• ISW seeks to ensure that no member of the school community, or any person through their contact with the school, will receive less favorable treatment on the grounds of a protected characteristic. These include: race, color, nationality, ethnic or national origin, religion or belief, gender, marital status, responsibility for children or other dependents, disability, sexual orientation, gender reassignment, age, trade union or political activities, socio-economic background, living situation, or spent convictions.
  • In this we include all members of the extended school community – pupils, staff, Governors, Parents / Carers and others from our local community. Partners, contractors and other visitors to the school are also expected to adhere to this policy.

Exclusions policy

This policy contains guidelines, which will be adapted as necessary, explaining the circumstances under which a student may be excluded from ISW (‘the school’), or required to leave permanently for misconduct or other reasons. The policy applies to all Students at the school but does not cover cases when a student has to leave because of ill-health, non-payment of fees, or withdrawal by his/her parents. This policy can be made available in large print or other accessible format if required.

 

The definitions in this clause apply in this policy.

 

  • Director: references to the Executive Director may include the Deputy Director/s.
  • Parent: includes one or both of the parents, a legal guardian or education guardian.
  • Exclusion: means a dismissal from the School following serious misconduct formally recorded.
  • Removal: means that a pupil has been required to leave, but without the stigma of exclusion.

 

Policy statement

The aims of this policy are:

 

  • to support the School’s behavior and discipline code
  • to ensure procedural fairness and natural justice
  • to promote co-operation between the School and parents when it is necessary for the School that a pupil should leave earlier than expected.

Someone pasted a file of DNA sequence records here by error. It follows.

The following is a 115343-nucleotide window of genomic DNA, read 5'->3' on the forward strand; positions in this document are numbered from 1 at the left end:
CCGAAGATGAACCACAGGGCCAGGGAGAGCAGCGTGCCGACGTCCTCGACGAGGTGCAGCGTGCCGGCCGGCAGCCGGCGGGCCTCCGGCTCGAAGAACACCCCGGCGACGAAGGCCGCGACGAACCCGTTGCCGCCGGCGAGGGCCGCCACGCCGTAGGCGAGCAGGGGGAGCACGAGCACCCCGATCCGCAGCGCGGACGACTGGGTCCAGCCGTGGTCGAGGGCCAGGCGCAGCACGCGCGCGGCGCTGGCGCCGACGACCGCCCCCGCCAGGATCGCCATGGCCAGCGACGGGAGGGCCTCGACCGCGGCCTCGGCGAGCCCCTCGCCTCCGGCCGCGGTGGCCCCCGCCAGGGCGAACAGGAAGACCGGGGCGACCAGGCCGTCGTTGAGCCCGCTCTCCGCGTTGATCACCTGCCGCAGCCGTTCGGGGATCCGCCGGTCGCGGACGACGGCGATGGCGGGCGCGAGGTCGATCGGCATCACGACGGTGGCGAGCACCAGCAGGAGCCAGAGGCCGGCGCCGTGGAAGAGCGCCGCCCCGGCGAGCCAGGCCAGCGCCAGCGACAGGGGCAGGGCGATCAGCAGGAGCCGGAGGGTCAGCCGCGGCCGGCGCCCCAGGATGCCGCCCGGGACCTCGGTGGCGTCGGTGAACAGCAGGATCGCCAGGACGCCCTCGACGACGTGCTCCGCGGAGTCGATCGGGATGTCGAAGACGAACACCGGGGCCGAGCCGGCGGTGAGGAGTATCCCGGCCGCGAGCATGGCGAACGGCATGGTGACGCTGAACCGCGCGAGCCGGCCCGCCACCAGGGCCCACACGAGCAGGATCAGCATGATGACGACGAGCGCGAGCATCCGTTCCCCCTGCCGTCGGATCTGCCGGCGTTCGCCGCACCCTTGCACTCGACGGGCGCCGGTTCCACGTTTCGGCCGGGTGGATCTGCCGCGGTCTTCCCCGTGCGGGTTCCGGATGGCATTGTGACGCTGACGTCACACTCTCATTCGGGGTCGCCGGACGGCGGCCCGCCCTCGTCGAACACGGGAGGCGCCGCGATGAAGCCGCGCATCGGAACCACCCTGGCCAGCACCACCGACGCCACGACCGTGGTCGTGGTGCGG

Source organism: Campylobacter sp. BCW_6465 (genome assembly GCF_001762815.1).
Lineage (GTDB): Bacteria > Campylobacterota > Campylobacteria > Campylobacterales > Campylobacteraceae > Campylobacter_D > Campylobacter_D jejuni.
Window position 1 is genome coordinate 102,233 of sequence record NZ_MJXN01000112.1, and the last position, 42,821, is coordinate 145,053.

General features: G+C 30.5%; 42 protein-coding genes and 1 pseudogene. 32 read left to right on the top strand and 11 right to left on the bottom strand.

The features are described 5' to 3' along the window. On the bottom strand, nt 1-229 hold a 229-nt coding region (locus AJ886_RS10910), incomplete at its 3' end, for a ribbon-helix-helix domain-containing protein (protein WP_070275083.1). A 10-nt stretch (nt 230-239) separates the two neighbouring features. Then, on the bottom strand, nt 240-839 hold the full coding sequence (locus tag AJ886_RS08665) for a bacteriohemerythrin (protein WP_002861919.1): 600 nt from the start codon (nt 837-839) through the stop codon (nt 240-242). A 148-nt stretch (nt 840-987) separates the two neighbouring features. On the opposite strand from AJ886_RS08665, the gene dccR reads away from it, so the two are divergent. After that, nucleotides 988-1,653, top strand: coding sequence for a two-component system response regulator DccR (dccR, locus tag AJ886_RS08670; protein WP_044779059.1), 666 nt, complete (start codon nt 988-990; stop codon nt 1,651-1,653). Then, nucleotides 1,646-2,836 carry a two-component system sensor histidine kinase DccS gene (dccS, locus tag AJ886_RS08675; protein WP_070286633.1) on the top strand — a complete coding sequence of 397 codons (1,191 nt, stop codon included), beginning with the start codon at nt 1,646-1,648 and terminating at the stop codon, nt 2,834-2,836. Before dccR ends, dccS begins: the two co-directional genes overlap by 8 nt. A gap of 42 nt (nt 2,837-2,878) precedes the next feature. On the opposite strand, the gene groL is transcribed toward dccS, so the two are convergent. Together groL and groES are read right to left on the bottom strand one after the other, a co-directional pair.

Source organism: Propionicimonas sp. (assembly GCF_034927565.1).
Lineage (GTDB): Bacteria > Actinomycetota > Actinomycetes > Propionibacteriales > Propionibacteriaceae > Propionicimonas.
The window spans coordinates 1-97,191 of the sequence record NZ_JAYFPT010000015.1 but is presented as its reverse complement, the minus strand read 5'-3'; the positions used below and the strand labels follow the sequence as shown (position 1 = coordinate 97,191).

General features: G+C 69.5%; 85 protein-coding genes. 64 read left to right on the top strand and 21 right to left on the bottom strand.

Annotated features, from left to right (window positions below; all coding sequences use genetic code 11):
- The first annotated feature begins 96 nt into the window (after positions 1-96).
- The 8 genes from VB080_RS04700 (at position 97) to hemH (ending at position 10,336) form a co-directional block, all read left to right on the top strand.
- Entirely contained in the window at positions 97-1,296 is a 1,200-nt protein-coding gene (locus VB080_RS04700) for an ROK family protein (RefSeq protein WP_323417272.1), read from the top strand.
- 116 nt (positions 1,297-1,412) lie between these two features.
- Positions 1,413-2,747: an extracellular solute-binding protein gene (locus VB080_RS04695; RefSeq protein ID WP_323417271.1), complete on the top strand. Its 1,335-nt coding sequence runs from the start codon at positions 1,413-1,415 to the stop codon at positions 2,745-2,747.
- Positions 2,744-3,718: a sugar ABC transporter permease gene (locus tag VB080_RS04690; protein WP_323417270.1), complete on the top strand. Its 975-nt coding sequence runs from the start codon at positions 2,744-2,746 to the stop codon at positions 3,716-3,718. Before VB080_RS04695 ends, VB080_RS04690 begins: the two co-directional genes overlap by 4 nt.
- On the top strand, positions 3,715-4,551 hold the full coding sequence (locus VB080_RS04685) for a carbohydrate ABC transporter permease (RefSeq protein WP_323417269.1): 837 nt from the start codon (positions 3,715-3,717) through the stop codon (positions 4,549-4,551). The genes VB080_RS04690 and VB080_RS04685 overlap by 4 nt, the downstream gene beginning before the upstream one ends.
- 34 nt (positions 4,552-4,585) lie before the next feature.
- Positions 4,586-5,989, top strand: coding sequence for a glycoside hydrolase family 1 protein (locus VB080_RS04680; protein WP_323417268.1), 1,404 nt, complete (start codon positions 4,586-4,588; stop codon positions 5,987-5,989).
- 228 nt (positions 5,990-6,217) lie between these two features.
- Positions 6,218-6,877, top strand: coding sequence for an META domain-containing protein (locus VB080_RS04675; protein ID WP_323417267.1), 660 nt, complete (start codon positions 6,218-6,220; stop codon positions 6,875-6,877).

The main categories of misconduct which may result in exclusion or removal include but are not limited to:

 

  • persistent attitudes or behavior which are inconsistent with the School’s ethos
  • serious misconduct which affects the welfare of a member or members of the School community or which brings the School into disrepute (single or repeated episodes) on or off School premises
  • Behavior related to a disability: the School will make reasonable adjustments for managing behavior, which is related to a student’s disability. Where exclusion needs to be considered, the School will ensure that a disabled pupil is able to present their case fully where their disability might hinder this
  • Other circumstances: A pupil may be required to leave if, after all appropriate consultation, the Headmaster is satisfied that it is not in the best interests of the pupil, or of the School, that he/she remains at the School.

 

Procedure

The procedure followed by the School in cases where a sanction of exclusion or required removal may be imposed by the Director are summarized in the school’s exclusion policy.

 

The three stages of this procedure are as follows:

  • Investigation procedure
  • Disciplinary meeting with the Headmaster
  • Chairman of the board’s Review Hearing

Extended Health and Safety policy